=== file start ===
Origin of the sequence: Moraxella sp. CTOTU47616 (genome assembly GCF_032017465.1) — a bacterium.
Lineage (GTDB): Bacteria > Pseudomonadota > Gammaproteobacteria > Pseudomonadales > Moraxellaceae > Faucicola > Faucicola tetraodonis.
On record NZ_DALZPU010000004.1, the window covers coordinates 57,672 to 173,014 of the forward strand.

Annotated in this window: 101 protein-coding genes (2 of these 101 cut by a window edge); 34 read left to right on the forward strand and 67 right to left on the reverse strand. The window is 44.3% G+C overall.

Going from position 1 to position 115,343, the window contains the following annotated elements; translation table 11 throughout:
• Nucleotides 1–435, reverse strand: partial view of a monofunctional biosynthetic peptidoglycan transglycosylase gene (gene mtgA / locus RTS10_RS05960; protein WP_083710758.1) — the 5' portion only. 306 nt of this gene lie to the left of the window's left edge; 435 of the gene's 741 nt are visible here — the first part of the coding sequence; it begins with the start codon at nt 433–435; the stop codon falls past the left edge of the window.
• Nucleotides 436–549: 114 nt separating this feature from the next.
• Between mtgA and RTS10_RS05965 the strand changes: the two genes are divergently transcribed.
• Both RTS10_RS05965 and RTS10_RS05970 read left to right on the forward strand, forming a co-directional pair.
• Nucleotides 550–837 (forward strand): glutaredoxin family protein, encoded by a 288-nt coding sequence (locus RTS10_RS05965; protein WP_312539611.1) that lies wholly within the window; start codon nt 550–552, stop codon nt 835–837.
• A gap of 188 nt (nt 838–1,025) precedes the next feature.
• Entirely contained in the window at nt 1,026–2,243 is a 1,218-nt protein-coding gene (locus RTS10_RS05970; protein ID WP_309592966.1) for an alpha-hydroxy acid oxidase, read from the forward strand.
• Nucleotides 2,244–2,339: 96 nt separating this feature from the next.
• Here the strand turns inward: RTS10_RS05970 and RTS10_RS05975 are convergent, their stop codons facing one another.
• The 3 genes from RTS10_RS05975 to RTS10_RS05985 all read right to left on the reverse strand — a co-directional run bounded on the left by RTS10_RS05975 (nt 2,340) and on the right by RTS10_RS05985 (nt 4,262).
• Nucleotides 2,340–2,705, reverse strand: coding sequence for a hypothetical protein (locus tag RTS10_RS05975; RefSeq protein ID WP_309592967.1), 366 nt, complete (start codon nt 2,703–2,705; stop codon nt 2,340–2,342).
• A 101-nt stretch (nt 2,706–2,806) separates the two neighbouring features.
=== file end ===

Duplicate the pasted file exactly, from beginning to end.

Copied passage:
Origin of the sequence: Moraxella sp. CTOTU47616 (genome assembly GCF_032017465.1) — a bacterium.
Lineage (GTDB): Bacteria > Pseudomonadota > Gammaproteobacteria > Pseudomonadales > Moraxellaceae > Faucicola > Faucicola tetraodonis.
On record NZ_DALZPU010000004.1, the window covers coordinates 57,672 to 173,014 of the forward strand.

Annotated in this window: 101 protein-coding genes (2 of these 101 cut by a window edge); 34 read left to right on the forward strand and 67 right to left on the reverse strand. The window is 44.3% G+C overall.

Going from position 1 to position 115,343, the window contains the following annotated elements; translation table 11 throughout:
• Nucleotides 1–435, reverse strand: partial view of a monofunctional biosynthetic peptidoglycan transglycosylase gene (gene mtgA / locus RTS10_RS05960; protein WP_083710758.1) — the 5' portion only. 306 nt of this gene lie to the left of the window's left edge; 435 of the gene's 741 nt are visible here — the first part of the coding sequence; it begins with the start codon at nt 433–435; the stop codon falls past the left edge of the window.
• Nucleotides 436–549: 114 nt separating this feature from the next.
• Between mtgA and RTS10_RS05965 the strand changes: the two genes are divergently transcribed.
• Both RTS10_RS05965 and RTS10_RS05970 read left to right on the forward strand, forming a co-directional pair.
• Nucleotides 550–837 (forward strand): glutaredoxin family protein, encoded by a 288-nt coding sequence (locus RTS10_RS05965; protein WP_312539611.1) that lies wholly within the window; start codon nt 550–552, stop codon nt 835–837.
• A gap of 188 nt (nt 838–1,025) precedes the next feature.
• Entirely contained in the window at nt 1,026–2,243 is a 1,218-nt protein-coding gene (locus RTS10_RS05970; protein ID WP_309592966.1) for an alpha-hydroxy acid oxidase, read from the forward strand.
• Nucleotides 2,244–2,339: 96 nt separating this feature from the next.
• Here the strand turns inward: RTS10_RS05970 and RTS10_RS05975 are convergent, their stop codons facing one another.
• The 3 genes from RTS10_RS05975 to RTS10_RS05985 all read right to left on the reverse strand — a co-directional run bounded on the left by RTS10_RS05975 (nt 2,340) and on the right by RTS10_RS05985 (nt 4,262).
• Nucleotides 2,340–2,705, reverse strand: coding sequence for a hypothetical protein (locus tag RTS10_RS05975; RefSeq protein ID WP_309592967.1), 366 nt, complete (start codon nt 2,703–2,705; stop codon nt 2,340–2,342).
• A 101-nt stretch (nt 2,706–2,806) separates the two neighbouring features.